Paleoclimate reconstructions are essential to contextualize recent warming that is affecting the Arctic region faster than anywhere else on Earth. To better understand this rapidly changing landscape, I used sedimentological evidence from Lake Peters and Lake Schrader in the northeastern Brooks Range to infer changing environmental conditions over the past 16,000 years (16 ka). Across five core sites, distinct changes in the visual stratigraphy and physical sediment properties including sediment bulk density, organic-matter content, and grain-size distributions record changing environmental conditions. The oldest sediments accumulated rapidly and contain little organic matter, interpreted to represent a landscape dominated by glacial and paraglacial processes associated with the rapid upvalley retreat of glaciers. No robust evidence was found for a climate fluctuation concurrent with the Younger Dryas. A peak in organic-matter abundance between 12–10 ka is attributed to a maximum in Northern Hemisphere summer insolation and accords with other regional paleoclimate reconstructions. Following this, conditions appear to have become drier as indicated by sediments with high density and low organic content until 5 ka. Alternatively, these sediments could represent a glacial advance, but this is unlikely as regional evidence for cooler conditions is absent. From 5–2 ka, organic matter consistently increases in several cores and is attributed to increased river discharge, which carried terrestrial organic matter into the lakes, or to increased summer temperatures, which led to higher productivity, or both. After 2 ka, sediments increase in density and decrease in organic content, which suggests the growth of glaciers within the catchment. Moraine mapping and lichenometry confirm previous studies and accord with changes in lake sediments. Rhizocarpon geographicum thallus diameters on boulders located on the outermost moraine crest suggest the maximum Holocene glacial extent is associated with increased moraine frequency from elsewhere in the Brooks Range dating to 2.5–1.9 ka. New measurements from a distinct moraine crest from an additional valley show consistency within the basin and are likely associated with a regional increase in moraine frequency from 1.1–1.0 ka. Increased sedimentation rates and organic productivity in both lakes may record glacier retreat during the last century. This study provides a framework for future research and fills an important gap in paleoenvironmental records for the northeastern Brooks Range.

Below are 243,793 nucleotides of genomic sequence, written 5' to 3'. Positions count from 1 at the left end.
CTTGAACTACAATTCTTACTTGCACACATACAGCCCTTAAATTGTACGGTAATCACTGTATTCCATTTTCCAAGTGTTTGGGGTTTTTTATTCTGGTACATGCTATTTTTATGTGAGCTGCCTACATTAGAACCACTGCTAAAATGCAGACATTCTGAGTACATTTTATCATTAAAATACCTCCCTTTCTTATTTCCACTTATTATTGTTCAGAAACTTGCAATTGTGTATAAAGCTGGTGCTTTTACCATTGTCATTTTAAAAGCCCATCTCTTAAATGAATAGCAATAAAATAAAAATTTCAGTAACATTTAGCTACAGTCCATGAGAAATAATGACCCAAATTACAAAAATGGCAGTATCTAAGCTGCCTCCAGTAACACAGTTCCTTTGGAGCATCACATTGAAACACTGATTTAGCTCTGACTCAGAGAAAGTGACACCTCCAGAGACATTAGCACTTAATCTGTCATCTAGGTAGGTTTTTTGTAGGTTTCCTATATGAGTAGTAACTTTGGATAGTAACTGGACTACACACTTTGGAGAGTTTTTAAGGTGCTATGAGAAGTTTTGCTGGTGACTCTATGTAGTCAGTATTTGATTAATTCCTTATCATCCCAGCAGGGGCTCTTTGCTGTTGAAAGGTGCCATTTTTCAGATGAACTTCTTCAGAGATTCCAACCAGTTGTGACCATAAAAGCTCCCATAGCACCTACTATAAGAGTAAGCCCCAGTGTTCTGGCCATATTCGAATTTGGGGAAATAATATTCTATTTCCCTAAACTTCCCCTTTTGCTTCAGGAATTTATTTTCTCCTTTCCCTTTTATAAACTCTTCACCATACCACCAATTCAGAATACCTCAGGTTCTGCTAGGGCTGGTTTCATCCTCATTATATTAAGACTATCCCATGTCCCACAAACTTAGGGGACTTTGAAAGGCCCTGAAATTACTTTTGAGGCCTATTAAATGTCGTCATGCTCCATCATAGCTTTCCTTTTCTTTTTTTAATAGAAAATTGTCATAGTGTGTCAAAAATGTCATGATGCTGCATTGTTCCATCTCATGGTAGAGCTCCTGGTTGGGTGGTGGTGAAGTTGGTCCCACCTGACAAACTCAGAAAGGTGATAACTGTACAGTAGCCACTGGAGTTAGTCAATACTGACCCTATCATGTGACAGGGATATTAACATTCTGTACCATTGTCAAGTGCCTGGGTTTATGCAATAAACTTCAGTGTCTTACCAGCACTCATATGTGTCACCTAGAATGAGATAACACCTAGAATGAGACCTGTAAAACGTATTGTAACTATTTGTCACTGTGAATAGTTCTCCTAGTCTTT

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|Advisor:||Kaufman, Darrell S.|
|Commitee:||McKay, Nicholas P., Schiefer, Erik|
|School:||Northern Arizona University|
|School Location:||United States -- Arizona|
|Source:||MAI 57/06M(E), Masters Abstracts International|
|Keywords:||Alaska, Brooks range, Lake peters, Lake sediments, Moraines, Paleoclimate|
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